GrapeFest offers visitors a ‘grape’ escape

Posted Tuesday, Sep. 10, 2013  comments  Print Reprints
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GrapeFest Sept. 12-15 Hours: 10 a.m. to 10:30 p.m. Thursday; 10 a.m. to 11:30 p.m. Friday-Saturday; 11 a.m. to 6 p.m. Sunday. Admission:$8 for adults; $5 for seniors (62+) and children (6-12). Weekend passes are available for $18 and souvenir weekend passes are $23. Admission is free for children five and under. For more information, call the Grapevine Convention & Visitors Bureau at 800-457-6338 or 817-410-3185 or visit www.GrapevineTexasUSA.com/GrapeFest.

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With GrapeFest entering its 27th year, the annual festival has wine growers juiced about showing off the fruits of their labors.

GrapeFest, the largest wine festival in the Southwest, returns Thursday-Sunday to historic downtown Grapevine with new experiences such as a scavenger hunt and old favorites such as the GrapeStomp competition.

This year’s theme is “discoveries.”

At a recent City Council meeting, GrapeFest co-chairs Ed and Julie Stone said the discoveries could either be old favorites “that have made a change or something new.”

Texas ranks fifth among wine-producing states in the United States. Named for the wild Mustang grapes that blanketed the land when settlers first arrived in 1844, Grapevine is the headquarters of the Texas wine industry.

The four-day annual festival offers the People’s Choice Wine Tasting Classic, GrapeStomp, the Vintners’ Auction Classic, the Champagne Terrace presented by Gaylord Texan Resort, KidsWorld presented by Baylor Regional Medical Center of Grapevine and the Culinary Pavilion.

The People’s Choice Wine Tasting Classic is the largest consumer-judged wine competition in the United States. It will feature about 145 wines from more than 39 Texas wineries in 10 categories. Guests receive a booklet detailing the available wines along with a ballot to select their favorites. Sessions are held throughout the four-day festival. Tickets are $20 and advance purchase is recommended.

“Hopefully, people won’t sample every one of the 145 wines,” Ed Stone told the City Council, eliciting a laugh.

The Vintners’ Auction Classic benefiting the Texas Wine and Grape Growers Association is slated for 4:30 p.m. Saturday at the Grapevine Convention & Visitors Bureau’s Grand Gallery, 636 S. Main St. Bids can me made on vacation packages, wine dinners and vineyard tours. Guests can sample Texas wines and hors d’oeuvres. Tickets are $20 in advance and $25 at the door.

A family favorite is GrapeStomp. Two-person teams take turns stomping approximately 18 pounds of grapes for two minutes. Stone said teams that stomp the most juice are eligible to participate in the Grand Champion StompOff, with the winners awarded the coveted “purple foot” award and a glass foot from Grapevine’s Vetro Glassblowing Studio. Entry fee is $5 per person. Special GrapeStomp events include the Senior GrapeStomp on Friday and the Mayoral GrapeStomp on Saturday. A special stomping area is available for kids 13 and under.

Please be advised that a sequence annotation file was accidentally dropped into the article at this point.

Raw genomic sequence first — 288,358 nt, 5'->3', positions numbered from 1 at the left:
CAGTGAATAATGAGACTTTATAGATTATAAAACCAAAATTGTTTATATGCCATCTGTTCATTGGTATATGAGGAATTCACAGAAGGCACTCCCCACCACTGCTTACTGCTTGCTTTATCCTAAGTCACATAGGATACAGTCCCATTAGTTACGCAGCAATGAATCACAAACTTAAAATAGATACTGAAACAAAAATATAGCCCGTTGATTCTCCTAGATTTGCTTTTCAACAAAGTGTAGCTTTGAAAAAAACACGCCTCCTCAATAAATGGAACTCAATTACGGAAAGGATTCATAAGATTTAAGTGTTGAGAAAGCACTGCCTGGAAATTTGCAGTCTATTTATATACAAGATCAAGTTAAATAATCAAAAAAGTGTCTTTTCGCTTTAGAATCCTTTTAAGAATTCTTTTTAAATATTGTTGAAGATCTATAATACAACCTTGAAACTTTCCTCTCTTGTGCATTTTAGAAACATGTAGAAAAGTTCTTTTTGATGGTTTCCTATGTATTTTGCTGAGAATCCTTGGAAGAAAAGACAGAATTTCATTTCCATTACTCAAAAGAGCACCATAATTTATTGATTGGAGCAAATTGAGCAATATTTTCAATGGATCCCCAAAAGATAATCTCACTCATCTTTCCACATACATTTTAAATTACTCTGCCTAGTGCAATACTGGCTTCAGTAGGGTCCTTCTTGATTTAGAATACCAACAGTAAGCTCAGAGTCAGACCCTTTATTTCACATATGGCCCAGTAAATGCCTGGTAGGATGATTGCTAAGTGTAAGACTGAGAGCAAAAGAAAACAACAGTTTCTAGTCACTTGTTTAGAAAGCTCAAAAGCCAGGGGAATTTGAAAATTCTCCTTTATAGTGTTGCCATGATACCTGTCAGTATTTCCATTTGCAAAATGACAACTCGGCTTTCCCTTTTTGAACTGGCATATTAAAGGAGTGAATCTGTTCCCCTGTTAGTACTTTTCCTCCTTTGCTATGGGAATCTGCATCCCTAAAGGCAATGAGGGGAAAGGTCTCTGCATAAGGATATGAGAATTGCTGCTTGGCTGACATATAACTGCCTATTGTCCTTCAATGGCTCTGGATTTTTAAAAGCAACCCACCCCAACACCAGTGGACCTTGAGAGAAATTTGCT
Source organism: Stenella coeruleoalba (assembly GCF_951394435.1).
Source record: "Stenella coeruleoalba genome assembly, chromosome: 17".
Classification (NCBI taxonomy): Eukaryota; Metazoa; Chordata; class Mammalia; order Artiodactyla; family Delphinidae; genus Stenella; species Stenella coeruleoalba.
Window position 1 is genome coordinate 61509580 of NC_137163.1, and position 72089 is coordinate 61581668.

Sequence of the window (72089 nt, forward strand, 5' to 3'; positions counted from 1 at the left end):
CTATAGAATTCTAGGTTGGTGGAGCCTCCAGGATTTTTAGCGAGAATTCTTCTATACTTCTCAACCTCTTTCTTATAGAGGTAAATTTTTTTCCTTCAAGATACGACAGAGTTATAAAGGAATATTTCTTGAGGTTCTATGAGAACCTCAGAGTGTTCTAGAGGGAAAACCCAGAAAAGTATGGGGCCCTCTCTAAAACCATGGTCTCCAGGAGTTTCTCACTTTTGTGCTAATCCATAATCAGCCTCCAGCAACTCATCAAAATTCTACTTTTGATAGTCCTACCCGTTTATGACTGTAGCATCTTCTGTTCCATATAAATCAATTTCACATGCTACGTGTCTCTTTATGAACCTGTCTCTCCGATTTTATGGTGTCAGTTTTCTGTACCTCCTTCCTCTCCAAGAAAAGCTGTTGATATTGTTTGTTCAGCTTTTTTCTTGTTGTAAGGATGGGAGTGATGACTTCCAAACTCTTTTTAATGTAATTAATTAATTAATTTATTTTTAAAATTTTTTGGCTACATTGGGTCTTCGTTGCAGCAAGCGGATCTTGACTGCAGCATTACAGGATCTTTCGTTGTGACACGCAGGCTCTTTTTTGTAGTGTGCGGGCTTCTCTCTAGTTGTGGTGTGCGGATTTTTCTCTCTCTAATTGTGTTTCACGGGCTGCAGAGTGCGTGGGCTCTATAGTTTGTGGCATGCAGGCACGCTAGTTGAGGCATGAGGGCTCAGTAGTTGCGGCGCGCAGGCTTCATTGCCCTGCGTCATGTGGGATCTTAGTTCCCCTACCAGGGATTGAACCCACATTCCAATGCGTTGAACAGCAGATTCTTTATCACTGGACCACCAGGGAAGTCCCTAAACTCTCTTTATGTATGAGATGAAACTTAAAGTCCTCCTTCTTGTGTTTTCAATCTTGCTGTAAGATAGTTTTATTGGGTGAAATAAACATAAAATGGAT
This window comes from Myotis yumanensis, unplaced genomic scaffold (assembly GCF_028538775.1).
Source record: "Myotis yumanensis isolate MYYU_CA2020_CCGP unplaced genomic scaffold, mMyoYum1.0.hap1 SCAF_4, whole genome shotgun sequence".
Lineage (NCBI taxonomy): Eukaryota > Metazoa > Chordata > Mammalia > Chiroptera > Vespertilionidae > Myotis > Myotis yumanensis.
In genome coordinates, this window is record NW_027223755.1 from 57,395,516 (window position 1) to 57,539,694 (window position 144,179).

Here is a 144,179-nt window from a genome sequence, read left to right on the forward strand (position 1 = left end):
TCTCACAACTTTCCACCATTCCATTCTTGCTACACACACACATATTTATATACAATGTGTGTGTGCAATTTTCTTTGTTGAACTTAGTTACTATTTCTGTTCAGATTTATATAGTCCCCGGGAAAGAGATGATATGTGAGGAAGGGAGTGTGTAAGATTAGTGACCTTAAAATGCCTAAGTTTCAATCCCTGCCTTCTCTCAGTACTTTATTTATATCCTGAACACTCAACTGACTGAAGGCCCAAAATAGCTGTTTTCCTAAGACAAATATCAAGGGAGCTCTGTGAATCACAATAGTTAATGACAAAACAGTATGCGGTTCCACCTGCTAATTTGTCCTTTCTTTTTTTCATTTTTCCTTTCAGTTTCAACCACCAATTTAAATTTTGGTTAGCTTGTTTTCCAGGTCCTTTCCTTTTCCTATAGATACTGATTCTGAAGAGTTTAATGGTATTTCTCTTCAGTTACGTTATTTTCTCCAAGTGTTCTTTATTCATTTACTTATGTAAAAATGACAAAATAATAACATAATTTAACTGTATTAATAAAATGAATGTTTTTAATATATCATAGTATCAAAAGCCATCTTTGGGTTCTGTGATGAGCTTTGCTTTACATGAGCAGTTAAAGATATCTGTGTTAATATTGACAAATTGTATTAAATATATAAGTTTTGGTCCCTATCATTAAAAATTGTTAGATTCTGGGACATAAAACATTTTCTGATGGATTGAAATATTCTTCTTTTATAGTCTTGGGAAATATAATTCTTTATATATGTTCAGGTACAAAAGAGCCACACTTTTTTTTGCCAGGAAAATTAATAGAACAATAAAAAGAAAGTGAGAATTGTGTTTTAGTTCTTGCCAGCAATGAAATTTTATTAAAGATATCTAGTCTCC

Other highlights are the Champagne Cork Shoot-Off at 12:30 p.m. Saturday; stages featuring more than 90 opportunities to see live entertainment; and wine pavilions.

The festival kicked off Sept. 7 with the Texas Wine Tribute. Each year, the black-tie gala celebrates specially selected Texas wines paired with a dinner.

Stone said festival volunteers, many making their first appearance, are hard at work. “They put in a lot of hours and help present Grapevine in a good way,” he said.

New this year at the tribute was the first “Tall in Texas” award, given to a winery that has been instrumental in promoting Texas wines and the Texas wine industry. Messina Hof Winery & Resort in Bryan and Messina Hof Hill Country Winery in Fredericksburg was the inaugural winner.

A panel of industry professionals was established to select the recipient, noting that when Messina Hof began in 1977, there were only four wineries in Texas. Today, there are nearly 300.

In the 1970s, Paul V, and Merrill Bonarrigo were part of a group of agricultural pioneers that believed quality wine grapes could be grown in Texas. Founded in 1977 and bonded in 1983, Messina Hof Winery and the Bonarrigo family have played a crucial role in the development of the Texas wine industry.

Winery founder Paul V. Bonarrigo has served as the chairman of the Texas Wine and Grape Growers Association and is a recipient of the John Crosby Lifetime Achievement Award, and Merrill Bonarrigo, Paul’s wife and co-founder is a recipient of the Qualia Award for her contribution to the Texas Wine Industry.

Messina Hof wines have won more than 1,500 awards, including 70 at GrapeFest’s People’s Choice Wine Tasting Classic. And this year, Messina Hof was honored by the Houston Livestock Show and Rodeo International Wine Competition as Top All-Around Winery, besting 947 wineries from 22 countries.

Marty Sabota, 817-390-7367

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